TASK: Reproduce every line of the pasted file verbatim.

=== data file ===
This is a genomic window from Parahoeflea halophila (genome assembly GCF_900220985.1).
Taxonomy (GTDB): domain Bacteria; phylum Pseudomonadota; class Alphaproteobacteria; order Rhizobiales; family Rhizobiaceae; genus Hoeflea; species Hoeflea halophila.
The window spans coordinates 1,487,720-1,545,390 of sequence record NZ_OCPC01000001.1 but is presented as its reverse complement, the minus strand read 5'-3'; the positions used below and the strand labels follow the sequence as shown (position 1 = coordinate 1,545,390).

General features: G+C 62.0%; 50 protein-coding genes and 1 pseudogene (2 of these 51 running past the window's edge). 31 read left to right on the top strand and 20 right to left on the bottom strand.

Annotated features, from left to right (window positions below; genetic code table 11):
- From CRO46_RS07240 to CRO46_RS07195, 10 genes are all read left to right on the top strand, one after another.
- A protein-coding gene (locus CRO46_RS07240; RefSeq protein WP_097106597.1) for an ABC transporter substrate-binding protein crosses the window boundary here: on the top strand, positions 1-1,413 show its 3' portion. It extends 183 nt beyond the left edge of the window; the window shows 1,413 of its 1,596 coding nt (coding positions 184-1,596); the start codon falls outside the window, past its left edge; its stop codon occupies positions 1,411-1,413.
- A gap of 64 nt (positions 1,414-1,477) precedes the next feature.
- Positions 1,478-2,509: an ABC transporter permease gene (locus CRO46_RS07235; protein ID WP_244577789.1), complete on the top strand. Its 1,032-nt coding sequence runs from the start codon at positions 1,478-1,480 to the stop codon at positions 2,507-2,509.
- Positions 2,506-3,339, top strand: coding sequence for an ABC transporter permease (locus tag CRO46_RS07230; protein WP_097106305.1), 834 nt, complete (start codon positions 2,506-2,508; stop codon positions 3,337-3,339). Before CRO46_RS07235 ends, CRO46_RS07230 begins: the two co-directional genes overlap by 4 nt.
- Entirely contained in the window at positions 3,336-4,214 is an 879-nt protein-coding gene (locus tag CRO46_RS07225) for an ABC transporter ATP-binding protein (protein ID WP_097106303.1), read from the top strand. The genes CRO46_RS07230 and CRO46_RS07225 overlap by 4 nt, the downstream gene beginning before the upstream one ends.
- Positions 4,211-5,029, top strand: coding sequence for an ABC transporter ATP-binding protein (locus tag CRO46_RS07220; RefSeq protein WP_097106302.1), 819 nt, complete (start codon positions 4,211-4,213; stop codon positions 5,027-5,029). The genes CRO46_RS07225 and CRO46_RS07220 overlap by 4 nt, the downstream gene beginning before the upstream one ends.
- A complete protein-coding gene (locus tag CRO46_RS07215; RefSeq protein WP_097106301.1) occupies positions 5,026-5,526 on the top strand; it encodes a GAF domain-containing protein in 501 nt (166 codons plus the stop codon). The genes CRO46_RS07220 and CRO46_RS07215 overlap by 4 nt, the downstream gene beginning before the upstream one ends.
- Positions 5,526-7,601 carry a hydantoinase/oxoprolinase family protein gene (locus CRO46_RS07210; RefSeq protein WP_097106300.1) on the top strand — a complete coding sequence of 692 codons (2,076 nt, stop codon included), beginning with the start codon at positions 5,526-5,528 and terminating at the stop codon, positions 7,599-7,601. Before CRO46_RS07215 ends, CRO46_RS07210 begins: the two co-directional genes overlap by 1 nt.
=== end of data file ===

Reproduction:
This is a genomic window from Parahoeflea halophila (genome assembly GCF_900220985.1).
Taxonomy (GTDB): domain Bacteria; phylum Pseudomonadota; class Alphaproteobacteria; order Rhizobiales; family Rhizobiaceae; genus Hoeflea; species Hoeflea halophila.
The window spans coordinates 1,487,720-1,545,390 of sequence record NZ_OCPC01000001.1 but is presented as its reverse complement, the minus strand read 5'-3'; the positions used below and the strand labels follow the sequence as shown (position 1 = coordinate 1,545,390).

General features: G+C 62.0%; 50 protein-coding genes and 1 pseudogene (2 of these 51 running past the window's edge). 31 read left to right on the top strand and 20 right to left on the bottom strand.

Annotated features, from left to right (window positions below; genetic code table 11):
- From CRO46_RS07240 to CRO46_RS07195, 10 genes are all read left to right on the top strand, one after another.
- A protein-coding gene (locus CRO46_RS07240; RefSeq protein WP_097106597.1) for an ABC transporter substrate-binding protein crosses the window boundary here: on the top strand, positions 1-1,413 show its 3' portion. It extends 183 nt beyond the left edge of the window; the window shows 1,413 of its 1,596 coding nt (coding positions 184-1,596); the start codon falls outside the window, past its left edge; its stop codon occupies positions 1,411-1,413.
- A gap of 64 nt (positions 1,414-1,477) precedes the next feature.
- Positions 1,478-2,509: an ABC transporter permease gene (locus CRO46_RS07235; protein ID WP_244577789.1), complete on the top strand. Its 1,032-nt coding sequence runs from the start codon at positions 1,478-1,480 to the stop codon at positions 2,507-2,509.
- Positions 2,506-3,339, top strand: coding sequence for an ABC transporter permease (locus tag CRO46_RS07230; protein WP_097106305.1), 834 nt, complete (start codon positions 2,506-2,508; stop codon positions 3,337-3,339). Before CRO46_RS07235 ends, CRO46_RS07230 begins: the two co-directional genes overlap by 4 nt.
- Entirely contained in the window at positions 3,336-4,214 is an 879-nt protein-coding gene (locus tag CRO46_RS07225) for an ABC transporter ATP-binding protein (protein ID WP_097106303.1), read from the top strand. The genes CRO46_RS07230 and CRO46_RS07225 overlap by 4 nt, the downstream gene beginning before the upstream one ends.
- Positions 4,211-5,029, top strand: coding sequence for an ABC transporter ATP-binding protein (locus tag CRO46_RS07220; RefSeq protein WP_097106302.1), 819 nt, complete (start codon positions 4,211-4,213; stop codon positions 5,027-5,029). The genes CRO46_RS07225 and CRO46_RS07220 overlap by 4 nt, the downstream gene beginning before the upstream one ends.
- A complete protein-coding gene (locus tag CRO46_RS07215; RefSeq protein WP_097106301.1) occupies positions 5,026-5,526 on the top strand; it encodes a GAF domain-containing protein in 501 nt (166 codons plus the stop codon). The genes CRO46_RS07220 and CRO46_RS07215 overlap by 4 nt, the downstream gene beginning before the upstream one ends.
- Positions 5,526-7,601 carry a hydantoinase/oxoprolinase family protein gene (locus CRO46_RS07210; RefSeq protein WP_097106300.1) on the top strand — a complete coding sequence of 692 codons (2,076 nt, stop codon included), beginning with the start codon at positions 5,526-5,528 and terminating at the stop codon, positions 7,599-7,601. Before CRO46_RS07215 ends, CRO46_RS07210 begins: the two co-directional genes overlap by 1 nt.